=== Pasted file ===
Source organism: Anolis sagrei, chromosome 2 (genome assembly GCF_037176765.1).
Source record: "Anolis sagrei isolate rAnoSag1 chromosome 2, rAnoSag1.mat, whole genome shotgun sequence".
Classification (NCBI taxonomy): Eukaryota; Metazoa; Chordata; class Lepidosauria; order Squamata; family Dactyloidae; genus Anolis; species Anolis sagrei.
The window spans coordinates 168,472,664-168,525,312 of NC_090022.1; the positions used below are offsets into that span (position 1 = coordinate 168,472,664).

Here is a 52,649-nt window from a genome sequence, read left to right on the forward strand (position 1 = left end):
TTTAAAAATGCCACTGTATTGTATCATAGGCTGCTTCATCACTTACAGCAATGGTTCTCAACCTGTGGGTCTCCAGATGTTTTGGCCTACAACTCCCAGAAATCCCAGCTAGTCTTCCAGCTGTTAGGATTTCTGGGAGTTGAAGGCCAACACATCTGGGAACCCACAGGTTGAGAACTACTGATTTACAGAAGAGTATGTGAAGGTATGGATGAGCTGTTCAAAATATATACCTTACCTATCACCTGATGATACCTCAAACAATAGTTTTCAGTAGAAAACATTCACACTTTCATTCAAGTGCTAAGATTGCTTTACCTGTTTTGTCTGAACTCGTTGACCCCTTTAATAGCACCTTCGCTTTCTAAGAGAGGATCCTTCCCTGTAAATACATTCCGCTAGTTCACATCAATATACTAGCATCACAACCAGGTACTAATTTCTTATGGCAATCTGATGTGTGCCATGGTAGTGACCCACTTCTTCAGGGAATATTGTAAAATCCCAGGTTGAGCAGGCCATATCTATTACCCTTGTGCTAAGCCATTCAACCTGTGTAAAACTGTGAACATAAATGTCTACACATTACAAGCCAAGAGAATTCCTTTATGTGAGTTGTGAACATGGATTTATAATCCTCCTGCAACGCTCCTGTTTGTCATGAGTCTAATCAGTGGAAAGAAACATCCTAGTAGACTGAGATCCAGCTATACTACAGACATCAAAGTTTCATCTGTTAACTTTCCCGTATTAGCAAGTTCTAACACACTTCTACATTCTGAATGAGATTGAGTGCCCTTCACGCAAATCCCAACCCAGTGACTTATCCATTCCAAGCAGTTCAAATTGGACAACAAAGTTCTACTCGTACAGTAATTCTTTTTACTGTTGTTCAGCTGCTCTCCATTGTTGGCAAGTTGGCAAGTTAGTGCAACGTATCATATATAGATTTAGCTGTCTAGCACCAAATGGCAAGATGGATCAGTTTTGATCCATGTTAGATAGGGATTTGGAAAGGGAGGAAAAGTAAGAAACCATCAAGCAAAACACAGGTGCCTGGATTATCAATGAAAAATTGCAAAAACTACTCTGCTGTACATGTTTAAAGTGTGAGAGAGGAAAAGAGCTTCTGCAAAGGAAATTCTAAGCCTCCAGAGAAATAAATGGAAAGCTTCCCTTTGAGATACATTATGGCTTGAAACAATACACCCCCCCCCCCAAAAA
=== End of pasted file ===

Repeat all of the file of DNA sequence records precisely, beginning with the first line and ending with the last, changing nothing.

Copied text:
Source organism: Anolis sagrei, chromosome 2 (genome assembly GCF_037176765.1).
Source record: "Anolis sagrei isolate rAnoSag1 chromosome 2, rAnoSag1.mat, whole genome shotgun sequence".
Classification (NCBI taxonomy): Eukaryota; Metazoa; Chordata; class Lepidosauria; order Squamata; family Dactyloidae; genus Anolis; species Anolis sagrei.
The window spans coordinates 168,472,664-168,525,312 of NC_090022.1; the positions used below are offsets into that span (position 1 = coordinate 168,472,664).

Here is a 52,649-nt window from a genome sequence, read left to right on the forward strand (position 1 = left end):
TTTAAAAATGCCACTGTATTGTATCATAGGCTGCTTCATCACTTACAGCAATGGTTCTCAACCTGTGGGTCTCCAGATGTTTTGGCCTACAACTCCCAGAAATCCCAGCTAGTCTTCCAGCTGTTAGGATTTCTGGGAGTTGAAGGCCAACACATCTGGGAACCCACAGGTTGAGAACTACTGATTTACAGAAGAGTATGTGAAGGTATGGATGAGCTGTTCAAAATATATACCTTACCTATCACCTGATGATACCTCAAACAATAGTTTTCAGTAGAAAACATTCACACTTTCATTCAAGTGCTAAGATTGCTTTACCTGTTTTGTCTGAACTCGTTGACCCCTTTAATAGCACCTTCGCTTTCTAAGAGAGGATCCTTCCCTGTAAATACATTCCGCTAGTTCACATCAATATACTAGCATCACAACCAGGTACTAATTTCTTATGGCAATCTGATGTGTGCCATGGTAGTGACCCACTTCTTCAGGGAATATTGTAAAATCCCAGGTTGAGCAGGCCATATCTATTACCCTTGTGCTAAGCCATTCAACCTGTGTAAAACTGTGAACATAAATGTCTACACATTACAAGCCAAGAGAATTCCTTTATGTGAGTTGTGAACATGGATTTATAATCCTCCTGCAACGCTCCTGTTTGTCATGAGTCTAATCAGTGGAAAGAAACATCCTAGTAGACTGAGATCCAGCTATACTACAGACATCAAAGTTTCATCTGTTAACTTTCCCGTATTAGCAAGTTCTAACACACTTCTACATTCTGAATGAGATTGAGTGCCCTTCACGCAAATCCCAACCCAGTGACTTATCCATTCCAAGCAGTTCAAATTGGACAACAAAGTTCTACTCGTACAGTAATTCTTTTTACTGTTGTTCAGCTGCTCTCCATTGTTGGCAAGTTGGCAAGTTAGTGCAACGTATCATATATAGATTTAGCTGTCTAGCACCAAATGGCAAGATGGATCAGTTTTGATCCATGTTAGATAGGGATTTGGAAAGGGAGGAAAAGTAAGAAACCATCAAGCAAAACACAGGTGCCTGGATTATCAATGAAAAATTGCAAAAACTACTCTGCTGTACATGTTTAAAGTGTGAGAGAGGAAAAGAGCTTCTGCAAAGGAAATTCTAAGCCTCCAGAGAAATAAATGGAAAGCTTCCCTTTGAGATACATTATGGCTTGAAACAATACACCCCCCCCCCCAAAAA